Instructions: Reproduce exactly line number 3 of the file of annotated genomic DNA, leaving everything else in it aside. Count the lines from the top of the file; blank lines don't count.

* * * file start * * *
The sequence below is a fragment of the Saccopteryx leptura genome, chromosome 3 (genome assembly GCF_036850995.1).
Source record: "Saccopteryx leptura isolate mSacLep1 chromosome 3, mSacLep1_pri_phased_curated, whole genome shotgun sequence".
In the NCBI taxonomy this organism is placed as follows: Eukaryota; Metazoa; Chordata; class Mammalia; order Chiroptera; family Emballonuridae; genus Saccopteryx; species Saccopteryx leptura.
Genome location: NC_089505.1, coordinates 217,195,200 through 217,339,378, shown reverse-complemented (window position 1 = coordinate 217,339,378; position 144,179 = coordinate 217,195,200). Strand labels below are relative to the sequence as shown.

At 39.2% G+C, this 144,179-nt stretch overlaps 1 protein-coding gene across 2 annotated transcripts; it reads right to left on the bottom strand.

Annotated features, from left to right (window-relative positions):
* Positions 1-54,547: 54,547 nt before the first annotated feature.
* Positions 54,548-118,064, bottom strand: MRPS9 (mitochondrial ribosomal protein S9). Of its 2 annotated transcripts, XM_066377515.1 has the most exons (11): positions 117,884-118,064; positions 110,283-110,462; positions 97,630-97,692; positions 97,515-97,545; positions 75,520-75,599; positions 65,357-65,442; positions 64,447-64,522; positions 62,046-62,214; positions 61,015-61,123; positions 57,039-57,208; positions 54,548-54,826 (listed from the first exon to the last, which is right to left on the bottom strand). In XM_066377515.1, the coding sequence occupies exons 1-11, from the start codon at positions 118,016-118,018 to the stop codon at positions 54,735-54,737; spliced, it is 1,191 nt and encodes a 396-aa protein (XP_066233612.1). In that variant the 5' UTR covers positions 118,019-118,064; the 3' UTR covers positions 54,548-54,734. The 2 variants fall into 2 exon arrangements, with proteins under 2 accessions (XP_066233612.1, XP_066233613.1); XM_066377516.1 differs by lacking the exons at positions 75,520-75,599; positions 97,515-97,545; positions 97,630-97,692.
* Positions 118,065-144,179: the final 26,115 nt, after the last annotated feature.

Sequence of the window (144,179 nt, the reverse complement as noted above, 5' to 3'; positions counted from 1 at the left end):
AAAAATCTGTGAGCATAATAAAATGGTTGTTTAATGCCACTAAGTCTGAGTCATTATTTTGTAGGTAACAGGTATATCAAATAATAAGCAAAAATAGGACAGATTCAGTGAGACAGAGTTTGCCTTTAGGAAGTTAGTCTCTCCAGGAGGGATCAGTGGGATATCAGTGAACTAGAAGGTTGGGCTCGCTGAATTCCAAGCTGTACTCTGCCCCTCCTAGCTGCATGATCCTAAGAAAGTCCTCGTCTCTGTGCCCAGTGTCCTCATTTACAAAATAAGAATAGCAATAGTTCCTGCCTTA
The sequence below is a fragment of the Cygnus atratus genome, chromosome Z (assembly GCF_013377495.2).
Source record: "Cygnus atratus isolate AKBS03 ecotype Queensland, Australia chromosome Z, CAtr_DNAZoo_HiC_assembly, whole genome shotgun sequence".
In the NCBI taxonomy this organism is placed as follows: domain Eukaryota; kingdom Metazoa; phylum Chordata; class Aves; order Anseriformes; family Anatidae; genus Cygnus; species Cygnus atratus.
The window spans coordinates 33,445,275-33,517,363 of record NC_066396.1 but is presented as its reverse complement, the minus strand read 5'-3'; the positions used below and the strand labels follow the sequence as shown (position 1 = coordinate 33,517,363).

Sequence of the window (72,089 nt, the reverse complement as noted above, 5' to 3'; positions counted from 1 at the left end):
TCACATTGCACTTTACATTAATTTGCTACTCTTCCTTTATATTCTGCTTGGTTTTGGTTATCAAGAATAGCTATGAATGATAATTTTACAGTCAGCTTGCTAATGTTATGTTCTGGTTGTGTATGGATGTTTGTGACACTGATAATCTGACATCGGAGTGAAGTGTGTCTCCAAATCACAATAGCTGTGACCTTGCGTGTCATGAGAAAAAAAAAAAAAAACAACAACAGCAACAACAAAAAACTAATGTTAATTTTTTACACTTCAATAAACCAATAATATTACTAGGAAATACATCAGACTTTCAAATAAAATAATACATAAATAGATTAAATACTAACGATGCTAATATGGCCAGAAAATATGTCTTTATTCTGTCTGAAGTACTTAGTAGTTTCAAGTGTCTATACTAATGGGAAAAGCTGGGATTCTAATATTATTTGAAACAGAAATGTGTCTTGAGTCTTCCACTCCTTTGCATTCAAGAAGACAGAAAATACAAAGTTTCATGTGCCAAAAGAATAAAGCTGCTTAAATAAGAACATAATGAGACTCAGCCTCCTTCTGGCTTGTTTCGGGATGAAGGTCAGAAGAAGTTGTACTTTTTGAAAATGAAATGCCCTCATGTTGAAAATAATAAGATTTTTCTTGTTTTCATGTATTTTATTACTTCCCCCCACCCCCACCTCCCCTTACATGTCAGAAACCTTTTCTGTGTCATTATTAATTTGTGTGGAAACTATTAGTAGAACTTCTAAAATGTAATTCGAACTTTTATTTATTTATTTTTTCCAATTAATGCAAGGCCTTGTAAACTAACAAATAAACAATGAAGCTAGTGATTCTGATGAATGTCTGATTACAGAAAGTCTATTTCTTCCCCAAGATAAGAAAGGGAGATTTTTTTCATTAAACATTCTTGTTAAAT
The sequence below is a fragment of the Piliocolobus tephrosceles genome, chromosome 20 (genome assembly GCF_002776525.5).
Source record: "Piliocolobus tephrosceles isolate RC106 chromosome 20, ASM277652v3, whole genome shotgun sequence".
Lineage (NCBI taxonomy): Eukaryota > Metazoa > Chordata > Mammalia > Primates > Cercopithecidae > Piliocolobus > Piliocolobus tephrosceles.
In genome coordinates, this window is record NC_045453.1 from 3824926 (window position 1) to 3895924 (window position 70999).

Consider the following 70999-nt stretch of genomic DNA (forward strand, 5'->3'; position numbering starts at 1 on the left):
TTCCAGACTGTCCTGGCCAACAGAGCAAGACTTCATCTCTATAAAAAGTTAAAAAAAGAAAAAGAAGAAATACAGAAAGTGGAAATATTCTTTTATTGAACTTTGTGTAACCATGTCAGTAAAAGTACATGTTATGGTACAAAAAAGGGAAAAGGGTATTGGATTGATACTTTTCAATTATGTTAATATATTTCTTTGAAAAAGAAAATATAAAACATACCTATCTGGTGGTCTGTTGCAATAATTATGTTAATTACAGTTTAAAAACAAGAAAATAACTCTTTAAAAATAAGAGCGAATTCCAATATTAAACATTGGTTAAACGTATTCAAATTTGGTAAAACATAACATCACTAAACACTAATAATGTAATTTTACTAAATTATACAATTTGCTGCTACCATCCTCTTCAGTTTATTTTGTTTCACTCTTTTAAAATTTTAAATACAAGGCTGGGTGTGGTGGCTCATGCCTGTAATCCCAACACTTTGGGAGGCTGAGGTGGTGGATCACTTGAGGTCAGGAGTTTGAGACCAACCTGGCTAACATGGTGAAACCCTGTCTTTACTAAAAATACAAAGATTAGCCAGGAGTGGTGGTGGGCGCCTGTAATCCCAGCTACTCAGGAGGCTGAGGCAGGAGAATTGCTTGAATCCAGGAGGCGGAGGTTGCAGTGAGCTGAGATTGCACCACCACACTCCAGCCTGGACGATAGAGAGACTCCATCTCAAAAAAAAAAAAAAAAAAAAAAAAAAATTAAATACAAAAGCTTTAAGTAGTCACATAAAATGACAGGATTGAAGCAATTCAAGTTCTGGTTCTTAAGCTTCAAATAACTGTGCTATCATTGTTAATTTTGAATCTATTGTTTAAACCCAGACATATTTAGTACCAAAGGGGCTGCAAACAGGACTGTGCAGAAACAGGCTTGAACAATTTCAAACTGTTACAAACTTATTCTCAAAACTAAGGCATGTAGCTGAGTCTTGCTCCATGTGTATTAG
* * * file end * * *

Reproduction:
In the NCBI taxonomy this organism is placed as follows: Eukaryota; Metazoa; Chordata; class Mammalia; order Chiroptera; family Emballonuridae; genus Saccopteryx; species Saccopteryx leptura.